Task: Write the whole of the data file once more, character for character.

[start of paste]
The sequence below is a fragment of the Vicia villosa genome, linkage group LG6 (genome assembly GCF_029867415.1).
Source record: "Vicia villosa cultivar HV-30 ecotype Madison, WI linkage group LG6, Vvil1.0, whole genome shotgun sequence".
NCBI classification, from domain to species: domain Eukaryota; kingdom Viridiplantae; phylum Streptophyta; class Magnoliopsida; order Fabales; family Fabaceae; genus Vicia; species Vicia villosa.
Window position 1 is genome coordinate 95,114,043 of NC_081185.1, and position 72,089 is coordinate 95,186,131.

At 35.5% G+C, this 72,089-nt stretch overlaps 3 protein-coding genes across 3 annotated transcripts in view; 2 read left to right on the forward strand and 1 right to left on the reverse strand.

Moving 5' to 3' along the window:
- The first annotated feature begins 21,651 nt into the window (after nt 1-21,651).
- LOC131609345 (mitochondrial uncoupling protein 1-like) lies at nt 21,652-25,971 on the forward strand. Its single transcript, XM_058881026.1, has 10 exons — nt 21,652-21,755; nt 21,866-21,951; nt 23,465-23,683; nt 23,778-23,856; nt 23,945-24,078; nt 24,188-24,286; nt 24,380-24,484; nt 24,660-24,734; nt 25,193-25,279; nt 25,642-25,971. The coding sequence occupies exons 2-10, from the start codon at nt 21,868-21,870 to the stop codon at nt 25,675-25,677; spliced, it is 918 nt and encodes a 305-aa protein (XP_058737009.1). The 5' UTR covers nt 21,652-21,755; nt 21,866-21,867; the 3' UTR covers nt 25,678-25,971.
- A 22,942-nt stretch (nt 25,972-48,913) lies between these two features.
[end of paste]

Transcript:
The sequence below is a fragment of the Vicia villosa genome, linkage group LG6 (genome assembly GCF_029867415.1).
Source record: "Vicia villosa cultivar HV-30 ecotype Madison, WI linkage group LG6, Vvil1.0, whole genome shotgun sequence".
NCBI classification, from domain to species: domain Eukaryota; kingdom Viridiplantae; phylum Streptophyta; class Magnoliopsida; order Fabales; family Fabaceae; genus Vicia; species Vicia villosa.
Window position 1 is genome coordinate 95,114,043 of NC_081185.1, and position 72,089 is coordinate 95,186,131.

At 35.5% G+C, this 72,089-nt stretch overlaps 3 protein-coding genes across 3 annotated transcripts in view; 2 read left to right on the forward strand and 1 right to left on the reverse strand.

Moving 5' to 3' along the window:
- The first annotated feature begins 21,651 nt into the window (after nt 1-21,651).
- LOC131609345 (mitochondrial uncoupling protein 1-like) lies at nt 21,652-25,971 on the forward strand. Its single transcript, XM_058881026.1, has 10 exons — nt 21,652-21,755; nt 21,866-21,951; nt 23,465-23,683; nt 23,778-23,856; nt 23,945-24,078; nt 24,188-24,286; nt 24,380-24,484; nt 24,660-24,734; nt 25,193-25,279; nt 25,642-25,971. The coding sequence occupies exons 2-10, from the start codon at nt 21,868-21,870 to the stop codon at nt 25,675-25,677; spliced, it is 918 nt and encodes a 305-aa protein (XP_058737009.1). The 5' UTR covers nt 21,652-21,755; nt 21,866-21,867; the 3' UTR covers nt 25,678-25,971.
- A 22,942-nt stretch (nt 25,972-48,913) lies between these two features.